Spinal Fusions Ineffective for Fracture Pain, Says ASBMR

Marlene Busko

January 25, 2019

"Routine use of vertebral augmentation for pain relief after vertebral fracture is not supported by current data," a new report commissioned by the American Society for Bone and Mineral Research (ASBMR) concludes.

The report, with lead author Peter R. Ebeling, MBBS, Monash University, Clayton, Australia, was published online January 24 in the Journal of Bone and Mineral Research.

The most common vertebral augmentation procedures are percutaneous vertebroplasty (where a medical-grade cement is injected to fuse the bone) and balloon kyphoplasty (where a balloon is used to lift the compressed area of the spine before cement is inserted). 

Although vertebral augmentation procedures are part of standard care for patients with painful spine fractures caused by osteoporosis, these procedures were introduced into practice before there was any high-quality evidence to establish their efficacy and safety, the authors write.

The review found that vertebroplasty did not provide significantly better pain control than placebo in five randomized placebo-controlled trials. 

Meanwhile, there was weak evidence of benefit of kyphoplasty in one clinical trial of this procedure versus nonsurgical management, which had no placebo arm.

In an accompanying editorial, ASBMR President Bart L. Clarke, MD, and Sundeep Khosla, MD, both from the Mayo Clinic College of Medicine, Rochester, Minnesota, write, "for those unfortunate patients who have suffered a vertebral fracture, the message of the Task Force is clear: vertebroplasty does not work to relieve pain from the fracture, and kyphoplasty should generally only be done in the context of a placebo-controlled clinical trial."

"When [vertebral augmentation] is offered, patients should be fully informed about the evidence," Ebeling and colleagues stress.

Meanwhile, they stress it is imperative in patients with recent vertebral fracture that anti-osteoporotic medications are started, continued, or changed (in the case of treatment failure).

Painful Fractures Improve With Time, Procedures No Magic Bullet

There are approximately 750,000 new vertebral compression fractures in patients with osteoporosis each year in the United States, and about a third of the patients have acute and chronic back pain, Ebeling and colleagues write.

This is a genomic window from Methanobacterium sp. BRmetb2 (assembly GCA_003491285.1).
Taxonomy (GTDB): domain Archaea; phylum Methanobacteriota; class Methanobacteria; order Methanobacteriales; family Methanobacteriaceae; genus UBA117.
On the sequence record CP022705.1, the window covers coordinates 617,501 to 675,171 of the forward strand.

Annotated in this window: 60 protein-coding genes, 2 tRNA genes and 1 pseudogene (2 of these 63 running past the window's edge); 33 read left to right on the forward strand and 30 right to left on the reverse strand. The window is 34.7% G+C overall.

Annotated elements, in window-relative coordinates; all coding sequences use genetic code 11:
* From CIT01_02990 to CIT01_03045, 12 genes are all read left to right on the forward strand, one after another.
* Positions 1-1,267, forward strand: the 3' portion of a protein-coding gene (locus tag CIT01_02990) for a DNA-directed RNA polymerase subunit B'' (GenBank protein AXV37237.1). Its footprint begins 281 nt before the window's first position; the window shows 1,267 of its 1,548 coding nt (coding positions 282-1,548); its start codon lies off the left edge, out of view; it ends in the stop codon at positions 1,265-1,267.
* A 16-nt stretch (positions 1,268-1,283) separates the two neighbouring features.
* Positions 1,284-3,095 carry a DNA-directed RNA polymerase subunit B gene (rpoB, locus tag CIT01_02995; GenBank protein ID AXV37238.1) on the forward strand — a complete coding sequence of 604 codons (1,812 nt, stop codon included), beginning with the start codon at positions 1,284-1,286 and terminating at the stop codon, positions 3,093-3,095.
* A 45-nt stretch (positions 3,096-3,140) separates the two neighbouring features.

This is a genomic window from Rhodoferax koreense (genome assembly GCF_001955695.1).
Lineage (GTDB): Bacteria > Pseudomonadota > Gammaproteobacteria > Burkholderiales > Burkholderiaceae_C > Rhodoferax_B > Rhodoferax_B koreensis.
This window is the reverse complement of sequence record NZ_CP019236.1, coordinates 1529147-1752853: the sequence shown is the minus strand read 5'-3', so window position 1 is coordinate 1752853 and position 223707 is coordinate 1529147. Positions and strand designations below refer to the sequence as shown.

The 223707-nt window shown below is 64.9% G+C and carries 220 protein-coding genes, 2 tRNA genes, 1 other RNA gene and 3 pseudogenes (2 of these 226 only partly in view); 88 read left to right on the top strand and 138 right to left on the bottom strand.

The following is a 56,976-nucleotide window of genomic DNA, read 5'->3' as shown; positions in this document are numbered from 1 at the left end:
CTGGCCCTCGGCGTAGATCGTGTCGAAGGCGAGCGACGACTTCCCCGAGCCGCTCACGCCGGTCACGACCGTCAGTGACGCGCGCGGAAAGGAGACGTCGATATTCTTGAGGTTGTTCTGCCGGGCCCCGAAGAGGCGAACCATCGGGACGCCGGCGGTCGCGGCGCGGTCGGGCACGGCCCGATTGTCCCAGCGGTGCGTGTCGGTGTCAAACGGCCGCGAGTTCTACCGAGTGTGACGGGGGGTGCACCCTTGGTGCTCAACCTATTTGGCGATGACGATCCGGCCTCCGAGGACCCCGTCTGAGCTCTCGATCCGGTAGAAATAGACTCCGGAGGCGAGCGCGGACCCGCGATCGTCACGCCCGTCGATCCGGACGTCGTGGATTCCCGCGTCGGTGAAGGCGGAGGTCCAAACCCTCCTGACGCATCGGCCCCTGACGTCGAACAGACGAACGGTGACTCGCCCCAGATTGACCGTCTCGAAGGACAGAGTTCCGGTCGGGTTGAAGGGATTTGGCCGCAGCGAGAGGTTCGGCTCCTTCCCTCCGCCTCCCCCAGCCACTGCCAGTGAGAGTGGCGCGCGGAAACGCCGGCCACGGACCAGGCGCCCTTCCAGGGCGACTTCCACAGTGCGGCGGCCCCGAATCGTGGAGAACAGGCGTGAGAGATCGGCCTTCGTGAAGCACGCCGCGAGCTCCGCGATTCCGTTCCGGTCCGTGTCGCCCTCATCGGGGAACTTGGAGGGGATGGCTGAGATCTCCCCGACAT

The pain generally diminishes over time but can last months, Clarke and Khosla note.

"An estimated 81,690 patients underwent vertebroplasty and 169,413 patients underwent kyphoplasty in the United States between 2006 and 2014," despite an absence of any clear evidence for efficacy and potential safety concerns.

Thus, the ASBMR was charged with the task force to investigate this. The new report builds on a related report about kyphoplasty published in 2017.

"The message for doctors and their patients suffering from painful spinal fractures is that procedures to stabilize spinal fractures should not be a first choice for treatment," Ebeling said in a statement by the ASBMR.

"While patients who had these surgeries may have had a short-term reduction in pain, we found that there was no significant benefit over the long-term in improving pain, back-related disability, and quality of life when compared with those who did not have the procedures."

"This is a painful condition," he added, "that for most people spontaneously gets better with time and can be managed with analgesic medications over the short-term."

Similarly, Clarke said that they do not usually perform vertebral augmentation before 4 to 6 weeks at his center because "we've seen that with analgesics and other pain relief, our patients often get better within about 6 weeks."

"This report makes it clear that these procedures are not a magic bullet," he added, and it provides recommendations to guide physicians.

Potential harms from vertebroplasty and balloon kyphoplasty, the authors report, include cement leakage, adjacent fractures, and more serious adverse events.

It's also not clear from the evidence whether these procedures increase the risk of vertebral fractures or related serious adverse events.

Ensure Patients Are Receiving Osteoporosis Medication

Although the authors were only mandated to investigate "the efficacy and safety of vertebral augmentation and other nonpharmacological approaches to treat pain after vertebral fractures," in the review, they also briefly mention the importance of pharmaceuticals for osteoporosis for secondary prevention of fractures.

"It is critical that anti-osteoporotic medications are started, continued, or changed (in the case of treatment failure) in patients with recent vertebral fracture," they write, "since data from several randomized controlled trials indicate anti-osteoporosis medications reduce the risk of subsequent vertebral fractures by 40% to 70%."

"Even accomplishing this minimal goal at a time when many (or most) patients who clearly warrant pharmacological therapy are not receiving it would be a significant public health victory," the editorialists add.

The review also found there was no evidence that spinal bracing reduced pain immediately after vertebral fracture, although low-quality evidence suggested that wearing a brace for 2 hours a day over 6 months might help.

And there was evidence that exercise may improve mobility and reduce pain and fear of falling.

"Bracing and exercise, which are relatively safe and inexpensive, may provide some limited benefit," the editorialists write.

Clarke has served on a scientific advisory board and received research grants from Shire and has served on data monitoring committees for Amgen and Bristol-Myers Squibb. Khosla currently serves on scientific advisory boards for Bone Therapeutics, Active Life Scientific, and Surrozen.

J Bone Miner Res. Published online January 24, 2019. Full text, Editorial

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